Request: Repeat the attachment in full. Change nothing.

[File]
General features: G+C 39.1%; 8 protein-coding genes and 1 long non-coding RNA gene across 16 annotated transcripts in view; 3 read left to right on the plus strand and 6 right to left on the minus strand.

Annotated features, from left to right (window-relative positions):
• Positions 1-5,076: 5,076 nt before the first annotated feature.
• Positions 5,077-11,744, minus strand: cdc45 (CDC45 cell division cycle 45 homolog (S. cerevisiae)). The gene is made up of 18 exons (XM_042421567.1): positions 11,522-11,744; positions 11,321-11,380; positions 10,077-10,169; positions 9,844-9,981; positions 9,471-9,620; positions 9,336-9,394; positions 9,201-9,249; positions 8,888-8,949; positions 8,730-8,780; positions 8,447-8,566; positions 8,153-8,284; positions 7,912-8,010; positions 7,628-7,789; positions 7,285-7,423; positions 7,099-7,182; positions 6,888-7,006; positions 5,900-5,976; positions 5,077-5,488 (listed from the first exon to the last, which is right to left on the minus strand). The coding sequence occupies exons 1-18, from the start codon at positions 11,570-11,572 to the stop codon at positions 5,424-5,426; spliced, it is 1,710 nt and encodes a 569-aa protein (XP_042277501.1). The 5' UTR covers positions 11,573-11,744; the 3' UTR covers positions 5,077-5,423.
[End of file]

General features: G+C 39.1%; 8 protein-coding genes and 1 long non-coding RNA gene across 16 annotated transcripts in view; 3 read left to right on the plus strand and 6 right to left on the minus strand.

Annotated features, from left to right (window-relative positions):
• Positions 1-5,076: 5,076 nt before the first annotated feature.
• Positions 5,077-11,744, minus strand: cdc45 (CDC45 cell division cycle 45 homolog (S. cerevisiae)). The gene is made up of 18 exons (XM_042421567.1): positions 11,522-11,744; positions 11,321-11,380; positions 10,077-10,169; positions 9,844-9,981; positions 9,471-9,620; positions 9,336-9,394; positions 9,201-9,249; positions 8,888-8,949; positions 8,730-8,780; positions 8,447-8,566; positions 8,153-8,284; positions 7,912-8,010; positions 7,628-7,789; positions 7,285-7,423; positions 7,099-7,182; positions 6,888-7,006; positions 5,900-5,976; positions 5,077-5,488 (listed from the first exon to the last, which is right to left on the minus strand). The coding sequence occupies exons 1-18, from the start codon at positions 11,570-11,572 to the stop codon at positions 5,424-5,426; spliced, it is 1,710 nt and encodes a 569-aa protein (XP_042277501.1). The 5' UTR covers positions 11,573-11,744; the 3' UTR covers positions 5,077-5,423.